Life in Amsterdam isn’t all windmills and tulips when you’re homeless. Jason Dekker lives in a jeep with his dog, Calvin, on the outskirts of the city. A thesis on Van Gogh brought him to the Netherlands, and the love of Dutch artist Willy Hart convinced him to stay. But Willy is gone, and Dekker is on the brink of a total meltdown.
On a summer morning in the park, Calvin sniffs out the victim of a grisly murder. Dekker sees the opportunity for a risky strategy that might solve their problems. Unfortunately it puts them directly in the sights of the calculating stone-cold killer, Gadget. Their paths are destined to collide, but nothing goes according to plan when they end up together in an attic sex dungeon. Identities shift, and events careen out of control, much to the bewilderment of one ever-watchful canine. Oscar Wilde wrote that each man kills the thing he loves. He didn’t mean it literally. Or did he?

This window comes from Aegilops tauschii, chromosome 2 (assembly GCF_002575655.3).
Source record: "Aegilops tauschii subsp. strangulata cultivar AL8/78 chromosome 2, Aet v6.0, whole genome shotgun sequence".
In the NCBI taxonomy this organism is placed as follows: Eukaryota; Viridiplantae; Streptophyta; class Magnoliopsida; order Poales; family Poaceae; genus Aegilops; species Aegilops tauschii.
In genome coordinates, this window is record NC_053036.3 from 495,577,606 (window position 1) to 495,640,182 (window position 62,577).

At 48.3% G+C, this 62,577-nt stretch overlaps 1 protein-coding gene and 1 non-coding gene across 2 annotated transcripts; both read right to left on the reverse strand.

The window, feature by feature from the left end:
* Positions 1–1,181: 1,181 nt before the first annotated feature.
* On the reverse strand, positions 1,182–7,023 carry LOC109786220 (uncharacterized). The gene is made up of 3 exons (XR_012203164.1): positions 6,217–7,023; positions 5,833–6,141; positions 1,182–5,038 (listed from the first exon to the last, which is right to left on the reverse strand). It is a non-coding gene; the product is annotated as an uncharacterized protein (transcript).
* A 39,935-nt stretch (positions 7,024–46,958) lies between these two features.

David Swatling's novel—especially as an audiobook—has this progressive feel of claustrophobia to it that really adds to the creepiness factor. Beginning with such a fantastic start (seriously, the dog finds a body, the murderer finds the dog and his owner, and... sparks fly).
It's the psychology of this thriller that really got under my skin. The reader is well aware of the potential for disaster at almost every turn, and while we dance in the psyche of a pretty broken man, his dog, and a murderer, there's a seduction at play as well that left me twitching and seriously worried for all involved.
Swatling doesn't pull punches, doesn't deliver simple characters, and above all that, has written a thoroughly unique dark thriller here. It's good. It's engrossing. It's disturbing.
The performer at first felt a bit over-the-top, but once I got into the groove of listening to his voice, it worked in compliment with the tone of the book.
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